CAMELOT -- Acorn / $29.99
With a new revival of Lerner and Loewe's Arthurian musical, Camelot, scheduled to play the Hippodrome Theatre next season, the release of the DVD version of the 1981 Broadway revival seemed like a good way to become reacquainted with this sumptuous work.
Originally broadcast on HBO in 1983, this DVD is essentially an archival recording of the stage production that starred Richard Harris, re-creating his 1967 movie role. The liner notes by Harris' co-star, Meg Bussert, explain that the taping was done over several days and included some re-staging specifically for the cameras. But TV director Marty Callner has clearly tried to simulate the experience of occupying a seat at the Winter Garden Theatre.
The slow-moving film begins with a shot of the Winter Garden audience and ends with the curtain call. Singing wasn't Harris' forte when he played King Arthur on screen and, 16 years later, his intonation was still far from regal. But there's nobility in his manner and bearing, and the close-ups give us a vantage point denied even those in the Winter Garden's front rows.
Bussert, who plays Queen Guenevere, has a beautiful voice and brings playful charm to such lighthearted numbers as "The Simple Joys of Maidenhood" and "Then You May Take Me to the Fair." As the third member of Camelot's romantic triangle, Richard Muenz imbues Sir Lancelot with sufficient smugness and super-seriousness to make his "C'est Moi" an amusing introduction to the French knight. But the director has taken the lyric "And here I stand" far too literally, barely allowing this robust character to move an inch during his character-establishing song.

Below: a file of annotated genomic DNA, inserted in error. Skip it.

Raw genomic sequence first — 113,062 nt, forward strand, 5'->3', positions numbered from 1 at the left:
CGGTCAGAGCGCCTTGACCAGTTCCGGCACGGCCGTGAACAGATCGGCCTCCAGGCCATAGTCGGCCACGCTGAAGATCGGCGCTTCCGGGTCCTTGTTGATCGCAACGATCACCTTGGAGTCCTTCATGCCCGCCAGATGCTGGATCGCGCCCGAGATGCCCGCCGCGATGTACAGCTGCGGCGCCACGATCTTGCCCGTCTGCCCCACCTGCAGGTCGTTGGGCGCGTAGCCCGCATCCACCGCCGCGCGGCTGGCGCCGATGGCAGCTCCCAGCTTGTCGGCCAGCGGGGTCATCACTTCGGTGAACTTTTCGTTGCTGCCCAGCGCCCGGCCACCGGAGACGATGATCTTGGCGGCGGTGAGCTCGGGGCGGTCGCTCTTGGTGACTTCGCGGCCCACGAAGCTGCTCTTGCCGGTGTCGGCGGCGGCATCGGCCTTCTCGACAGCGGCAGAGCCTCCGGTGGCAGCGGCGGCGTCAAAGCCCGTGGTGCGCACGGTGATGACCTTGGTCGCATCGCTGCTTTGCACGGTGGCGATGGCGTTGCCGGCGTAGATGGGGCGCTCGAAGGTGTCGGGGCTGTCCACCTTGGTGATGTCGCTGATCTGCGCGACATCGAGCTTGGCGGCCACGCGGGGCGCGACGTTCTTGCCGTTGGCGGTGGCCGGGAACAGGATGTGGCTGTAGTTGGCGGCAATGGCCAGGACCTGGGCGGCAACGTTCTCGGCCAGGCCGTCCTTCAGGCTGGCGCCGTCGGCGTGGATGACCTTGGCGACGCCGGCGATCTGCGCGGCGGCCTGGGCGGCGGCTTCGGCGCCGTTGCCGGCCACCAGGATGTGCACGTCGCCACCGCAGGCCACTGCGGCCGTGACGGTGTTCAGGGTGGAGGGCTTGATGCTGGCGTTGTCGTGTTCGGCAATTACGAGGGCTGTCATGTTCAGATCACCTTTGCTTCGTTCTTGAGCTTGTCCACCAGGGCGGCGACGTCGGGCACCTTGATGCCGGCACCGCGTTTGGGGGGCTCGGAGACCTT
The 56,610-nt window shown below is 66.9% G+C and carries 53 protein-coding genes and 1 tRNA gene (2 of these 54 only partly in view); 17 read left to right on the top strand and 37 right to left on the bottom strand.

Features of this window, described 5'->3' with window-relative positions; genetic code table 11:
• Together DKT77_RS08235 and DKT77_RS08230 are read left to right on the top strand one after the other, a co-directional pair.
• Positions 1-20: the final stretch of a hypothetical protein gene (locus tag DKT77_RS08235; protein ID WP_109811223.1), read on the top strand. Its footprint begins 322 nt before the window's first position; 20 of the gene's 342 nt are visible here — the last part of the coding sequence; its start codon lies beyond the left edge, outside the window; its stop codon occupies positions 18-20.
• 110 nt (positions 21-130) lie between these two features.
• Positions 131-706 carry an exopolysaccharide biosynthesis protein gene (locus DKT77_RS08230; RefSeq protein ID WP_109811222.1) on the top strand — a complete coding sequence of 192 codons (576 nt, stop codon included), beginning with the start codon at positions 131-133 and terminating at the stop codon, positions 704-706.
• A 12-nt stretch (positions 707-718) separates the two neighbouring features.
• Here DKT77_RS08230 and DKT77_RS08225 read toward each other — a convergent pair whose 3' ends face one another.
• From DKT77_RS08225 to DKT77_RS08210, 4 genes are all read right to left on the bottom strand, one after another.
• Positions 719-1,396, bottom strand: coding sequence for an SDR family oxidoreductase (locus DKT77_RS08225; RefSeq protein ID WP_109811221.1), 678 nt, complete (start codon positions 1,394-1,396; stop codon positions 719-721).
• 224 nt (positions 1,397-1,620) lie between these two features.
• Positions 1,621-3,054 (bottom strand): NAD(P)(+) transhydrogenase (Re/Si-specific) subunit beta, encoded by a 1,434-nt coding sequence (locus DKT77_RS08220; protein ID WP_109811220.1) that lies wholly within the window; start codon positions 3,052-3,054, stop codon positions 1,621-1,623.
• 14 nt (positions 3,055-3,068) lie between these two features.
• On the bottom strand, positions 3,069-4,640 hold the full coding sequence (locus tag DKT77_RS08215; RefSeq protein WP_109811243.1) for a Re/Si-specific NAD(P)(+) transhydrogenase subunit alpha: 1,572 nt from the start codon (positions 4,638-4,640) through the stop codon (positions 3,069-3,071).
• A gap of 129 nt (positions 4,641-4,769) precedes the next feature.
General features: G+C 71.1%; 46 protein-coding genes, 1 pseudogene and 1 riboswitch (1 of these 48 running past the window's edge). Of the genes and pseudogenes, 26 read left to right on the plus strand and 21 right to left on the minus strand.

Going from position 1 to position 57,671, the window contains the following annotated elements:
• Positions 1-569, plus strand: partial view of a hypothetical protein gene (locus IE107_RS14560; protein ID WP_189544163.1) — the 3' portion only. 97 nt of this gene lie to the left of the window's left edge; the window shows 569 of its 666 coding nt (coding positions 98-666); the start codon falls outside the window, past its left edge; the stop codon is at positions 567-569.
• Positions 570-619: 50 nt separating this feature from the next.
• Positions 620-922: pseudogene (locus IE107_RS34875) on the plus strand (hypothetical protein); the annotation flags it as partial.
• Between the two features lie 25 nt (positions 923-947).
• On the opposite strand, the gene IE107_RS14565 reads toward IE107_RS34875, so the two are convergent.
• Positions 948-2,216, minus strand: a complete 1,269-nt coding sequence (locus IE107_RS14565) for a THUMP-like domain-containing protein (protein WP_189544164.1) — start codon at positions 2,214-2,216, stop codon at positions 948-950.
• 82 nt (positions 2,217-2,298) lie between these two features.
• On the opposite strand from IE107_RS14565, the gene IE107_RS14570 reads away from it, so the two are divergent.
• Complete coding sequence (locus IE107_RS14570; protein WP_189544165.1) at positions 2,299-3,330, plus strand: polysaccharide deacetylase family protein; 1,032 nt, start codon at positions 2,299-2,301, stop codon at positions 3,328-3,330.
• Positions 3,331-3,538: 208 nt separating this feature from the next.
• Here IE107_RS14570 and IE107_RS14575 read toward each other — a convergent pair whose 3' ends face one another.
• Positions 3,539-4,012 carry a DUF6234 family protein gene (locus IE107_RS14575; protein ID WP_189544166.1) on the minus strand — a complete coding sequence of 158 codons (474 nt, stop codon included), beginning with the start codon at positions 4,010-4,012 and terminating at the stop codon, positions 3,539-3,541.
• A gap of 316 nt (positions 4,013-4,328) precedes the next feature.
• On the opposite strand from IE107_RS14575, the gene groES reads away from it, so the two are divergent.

The splendor of Oliver Smith's scenery for the original production of Camelot made such a strong impression on me as a child that I went home and made a model of the set out of Styrofoam and gold-colored spray paint. For this Richard Harris revival, designer Desmond Heeley appears to have gone for a more ethereal look; the result, however, frequently resembles the cover of a sci-fi fantasy novel. Nor is there much vibrancy in Buddy Schwab's choreography; his "Lusty Month of May" is more listless than lustful.
You won't know the identity of the choreographer or designers, or, for that matter, most of the cast, until the end, however, because the box and even the insert supply few names. To learn these in advance, you have to insert the DVD in your computer and call up a copy of the original Playbill. Print that out, fire up the DVD player and you can pretend you're in the theater. Or, wait until March and see the show live at the Hippodrome, where Michael York will wear Arthur's crown.
Barely "simple joys," these are disappointingly paltry. Besides Bussert's liner notes and the DVD-ROM Playbill, there are written biographies of Harris and of the show's creators, Alan Jay Lerner and Frederick Loewe.
THE BEST OF THE TONY AWARDS - THE PLAYS --Acorn / $19.99
This hourlong compendium of 19 scenes from Tony Awards broadcasts is a real treat. The telecast has never quite figured out how to showcase the nonmusical nominees. Almost any approach seems to pale compared with the splashy musical numbers. But you wouldn't know that from this treasure of a compendium.
The anthology features scenes from four August Wilson plays (including a scene from The Piano Lesson starring native Baltimorean Charles S. Dutton) and two Wendy Wasserstein plays. Performances by actors who are no longer with us - Art Carney, Madeline Kahn - are also captured. There's even an excerpt showing the young James Earl Jones and Jane Alexander in the play that established their careers, The Great White Hope.
J. Wynn Rousuck